Brookings experts propose steps to prevent generic-drug shortages

Capsule dropping into hand

Milan Markovic / iStock

A new Brookings proposal outlines potential US policies to address the country's persistent generic-drug shortages.

In the proposal, Marta Wosinska, PhD, and Richard Frank, PhD, fellows at the University of Southern California-Brookings Schaeffer Initiative for Health Policy, said generic sterile injectable (GSI) drugs are a staple of hospital care. "Shortages of GSI drugs can have substantial adverse impacts through treatment delays, the use of inferior alternatives, and an increased risk of medication errors," they wrote.

Price pressures, lack of oversight

Market dynamics, the authors said, are the root of these shortages, but hospitals choose drugs mainly based on price, because they can't directly observe drug quality and don't shoulder the full burden of the resulting patient harm.

"Price pressures, coupled with FDA's [Food and Drug Administration's] inability to enforce strictly manufacturing quality standards, reduce a manufacturer's commitment to good manufacturing practices," Wosinska and Frank wrote. "When manufacturing quality problems are uncovered, often after FDA inspections, recalls and production stoppages can lead to shortages."

In addition, the FDA regulates drug production but can't ensure that all approved products are made to exact specifications, and the agency often permits continued production at noncompliant plants to prevent shortages. Insufficient FDA oversight and price pressures "create a dynamic for manufacturers where there is little economic incentive to upgrade facilities, but strong incentive to overuse existing equipment and to skimp on proper staffing and oversight," they wrote.

And if the FDA uncovers problems with systems or drug lots, pharma firms may need to discard or recall large batches of the tainted products and shut down lines or plants, leading to shortages.

Incentives, buffer inventory needed

To reduce shortages of GSI drugs, Wosinska and Frank propose policies to promote more reliable production, including:

  • Push incentives to improve manufacturing plants, equipment, and systems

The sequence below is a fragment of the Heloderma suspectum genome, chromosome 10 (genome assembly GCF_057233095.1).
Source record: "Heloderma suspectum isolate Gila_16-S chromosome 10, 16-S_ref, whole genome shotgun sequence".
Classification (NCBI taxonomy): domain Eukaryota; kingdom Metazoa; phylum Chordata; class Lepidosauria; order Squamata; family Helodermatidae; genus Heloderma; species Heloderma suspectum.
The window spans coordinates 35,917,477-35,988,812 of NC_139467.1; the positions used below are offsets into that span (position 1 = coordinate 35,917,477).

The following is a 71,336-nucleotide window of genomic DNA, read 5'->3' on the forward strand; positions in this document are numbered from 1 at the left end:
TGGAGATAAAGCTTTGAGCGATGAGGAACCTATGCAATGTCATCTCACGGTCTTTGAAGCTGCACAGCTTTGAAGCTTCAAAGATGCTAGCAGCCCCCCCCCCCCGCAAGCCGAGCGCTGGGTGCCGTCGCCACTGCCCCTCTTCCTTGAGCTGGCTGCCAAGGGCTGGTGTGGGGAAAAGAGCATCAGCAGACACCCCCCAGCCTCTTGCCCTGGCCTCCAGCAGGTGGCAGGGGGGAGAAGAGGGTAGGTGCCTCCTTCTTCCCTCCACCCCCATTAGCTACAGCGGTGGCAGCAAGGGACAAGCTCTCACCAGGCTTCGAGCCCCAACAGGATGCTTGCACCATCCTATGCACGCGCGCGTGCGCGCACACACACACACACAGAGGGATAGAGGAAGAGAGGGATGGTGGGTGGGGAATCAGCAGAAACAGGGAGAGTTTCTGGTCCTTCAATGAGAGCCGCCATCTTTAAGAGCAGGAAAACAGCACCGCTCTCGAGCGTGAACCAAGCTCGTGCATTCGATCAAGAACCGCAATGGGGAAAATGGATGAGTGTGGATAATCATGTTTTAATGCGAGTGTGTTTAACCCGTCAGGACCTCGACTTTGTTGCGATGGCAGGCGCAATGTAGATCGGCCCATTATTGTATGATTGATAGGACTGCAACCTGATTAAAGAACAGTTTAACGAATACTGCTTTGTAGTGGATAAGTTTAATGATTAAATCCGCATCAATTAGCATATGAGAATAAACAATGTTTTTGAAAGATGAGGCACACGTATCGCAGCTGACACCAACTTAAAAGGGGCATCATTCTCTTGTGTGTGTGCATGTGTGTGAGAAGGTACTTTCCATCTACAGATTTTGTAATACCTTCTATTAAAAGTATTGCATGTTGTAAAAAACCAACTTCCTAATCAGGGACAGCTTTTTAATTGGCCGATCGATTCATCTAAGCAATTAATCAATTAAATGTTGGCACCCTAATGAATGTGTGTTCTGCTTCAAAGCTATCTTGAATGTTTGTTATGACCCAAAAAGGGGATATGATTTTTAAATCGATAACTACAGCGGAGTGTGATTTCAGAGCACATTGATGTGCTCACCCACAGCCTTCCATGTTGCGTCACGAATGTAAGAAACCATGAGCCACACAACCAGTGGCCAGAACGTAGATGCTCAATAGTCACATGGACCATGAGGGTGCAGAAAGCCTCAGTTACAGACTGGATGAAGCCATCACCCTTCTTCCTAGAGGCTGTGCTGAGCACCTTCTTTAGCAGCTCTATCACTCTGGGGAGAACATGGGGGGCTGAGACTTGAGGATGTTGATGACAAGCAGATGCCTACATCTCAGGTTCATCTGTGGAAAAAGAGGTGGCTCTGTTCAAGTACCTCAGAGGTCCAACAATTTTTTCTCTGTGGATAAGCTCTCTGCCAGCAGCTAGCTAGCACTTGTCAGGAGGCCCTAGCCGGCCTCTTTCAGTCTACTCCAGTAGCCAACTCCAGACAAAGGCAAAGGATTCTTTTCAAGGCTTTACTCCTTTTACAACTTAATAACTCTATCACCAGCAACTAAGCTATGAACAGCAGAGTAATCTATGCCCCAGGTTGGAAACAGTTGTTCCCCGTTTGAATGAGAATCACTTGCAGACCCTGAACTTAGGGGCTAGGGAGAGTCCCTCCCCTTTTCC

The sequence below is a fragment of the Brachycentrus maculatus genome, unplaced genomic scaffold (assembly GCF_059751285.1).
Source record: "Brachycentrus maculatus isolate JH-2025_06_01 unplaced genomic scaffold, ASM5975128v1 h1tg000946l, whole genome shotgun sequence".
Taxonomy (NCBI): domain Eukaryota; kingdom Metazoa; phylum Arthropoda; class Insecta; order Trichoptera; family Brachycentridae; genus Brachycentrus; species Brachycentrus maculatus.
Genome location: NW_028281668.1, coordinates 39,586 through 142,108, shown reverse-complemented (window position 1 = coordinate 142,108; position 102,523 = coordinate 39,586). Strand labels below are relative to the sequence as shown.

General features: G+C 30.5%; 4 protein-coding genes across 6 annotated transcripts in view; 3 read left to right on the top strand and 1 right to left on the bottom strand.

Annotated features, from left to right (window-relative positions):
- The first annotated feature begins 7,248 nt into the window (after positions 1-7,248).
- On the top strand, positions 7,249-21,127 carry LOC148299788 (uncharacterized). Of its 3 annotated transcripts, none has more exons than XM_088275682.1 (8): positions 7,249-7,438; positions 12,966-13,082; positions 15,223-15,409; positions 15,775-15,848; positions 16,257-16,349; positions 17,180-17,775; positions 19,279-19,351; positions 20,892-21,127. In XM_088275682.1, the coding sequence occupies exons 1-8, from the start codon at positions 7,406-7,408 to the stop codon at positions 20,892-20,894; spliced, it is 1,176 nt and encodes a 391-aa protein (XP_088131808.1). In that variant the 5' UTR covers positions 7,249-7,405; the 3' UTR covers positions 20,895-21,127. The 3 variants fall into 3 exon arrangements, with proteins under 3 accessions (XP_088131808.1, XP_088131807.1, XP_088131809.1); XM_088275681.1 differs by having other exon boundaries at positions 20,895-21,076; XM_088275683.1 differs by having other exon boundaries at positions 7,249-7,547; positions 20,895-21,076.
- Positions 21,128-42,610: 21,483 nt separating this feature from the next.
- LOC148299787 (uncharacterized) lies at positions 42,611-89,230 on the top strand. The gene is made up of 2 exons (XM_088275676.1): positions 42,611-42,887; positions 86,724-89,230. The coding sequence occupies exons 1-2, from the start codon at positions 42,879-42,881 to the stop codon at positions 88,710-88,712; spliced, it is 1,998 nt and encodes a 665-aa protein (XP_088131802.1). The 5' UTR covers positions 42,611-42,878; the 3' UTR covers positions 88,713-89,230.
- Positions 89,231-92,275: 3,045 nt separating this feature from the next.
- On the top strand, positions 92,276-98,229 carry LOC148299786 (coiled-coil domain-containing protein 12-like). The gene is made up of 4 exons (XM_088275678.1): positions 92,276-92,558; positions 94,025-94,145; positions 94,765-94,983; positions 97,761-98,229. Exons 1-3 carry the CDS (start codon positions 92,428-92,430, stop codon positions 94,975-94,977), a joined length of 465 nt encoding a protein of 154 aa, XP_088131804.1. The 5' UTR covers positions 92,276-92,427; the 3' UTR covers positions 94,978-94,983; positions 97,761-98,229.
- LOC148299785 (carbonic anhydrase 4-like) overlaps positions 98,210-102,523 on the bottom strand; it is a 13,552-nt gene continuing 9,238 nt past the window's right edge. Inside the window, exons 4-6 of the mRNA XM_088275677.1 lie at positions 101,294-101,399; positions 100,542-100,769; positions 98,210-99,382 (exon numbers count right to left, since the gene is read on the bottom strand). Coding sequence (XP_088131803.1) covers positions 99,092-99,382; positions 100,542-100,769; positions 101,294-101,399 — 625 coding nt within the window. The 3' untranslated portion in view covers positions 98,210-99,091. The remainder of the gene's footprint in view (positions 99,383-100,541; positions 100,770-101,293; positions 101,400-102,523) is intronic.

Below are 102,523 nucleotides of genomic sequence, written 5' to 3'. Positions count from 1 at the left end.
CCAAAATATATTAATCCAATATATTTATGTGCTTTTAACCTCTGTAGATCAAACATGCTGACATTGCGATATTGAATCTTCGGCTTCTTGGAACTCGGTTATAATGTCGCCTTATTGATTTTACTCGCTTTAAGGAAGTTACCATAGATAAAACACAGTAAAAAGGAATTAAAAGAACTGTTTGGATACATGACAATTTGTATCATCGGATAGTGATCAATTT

• Pull incentives consisting of a pay-for-performance program that rewards hospitals for working to prevent shortages
  • The funding of a government buffer inventory of essential medications to lessen the effects of supply chain problems; the US Department of Health and Human Services would develop the inventory, which would differ from a stockpile in that it would be a first-in, first-out buffer supply not held exclusively for an emergency

"The social benefits from GSI supply-chain resilience greatly exceed the private benefits of reliability to manufacturers and hospitals," the report said. "One should not expect private parties to internalize the social value without additional incentives."

These efforts will require the cooperation of government agencies, new funding, and, perhaps, new authorities. "But without a serious coordinated effort on multiple fronts, policymakers will fail to change the dynamics and the unacceptably high number of costly shortages will persist," the authors concluded.

One should not expect private parties to internalize the social value without additional incentives.

David Margraf, PharmD, PhD, pharmaceutical research scientist at the Resilient Drug Supply Project (RDSP), said that the crucial factor for success lies in effectively coordinating these policies to bring about measurable changes in the landscape of drug shortages. "Furthermore, we at RDSP emphasize the necessity of complete visibility throughout the supply chain to monitor and assess the efficacy of the implemented changes," he said.

RDSP is part of the University of Minnesota's Center for Infectious Disease Research and Policy (CIDRAP), publisher of CIDRAP News.


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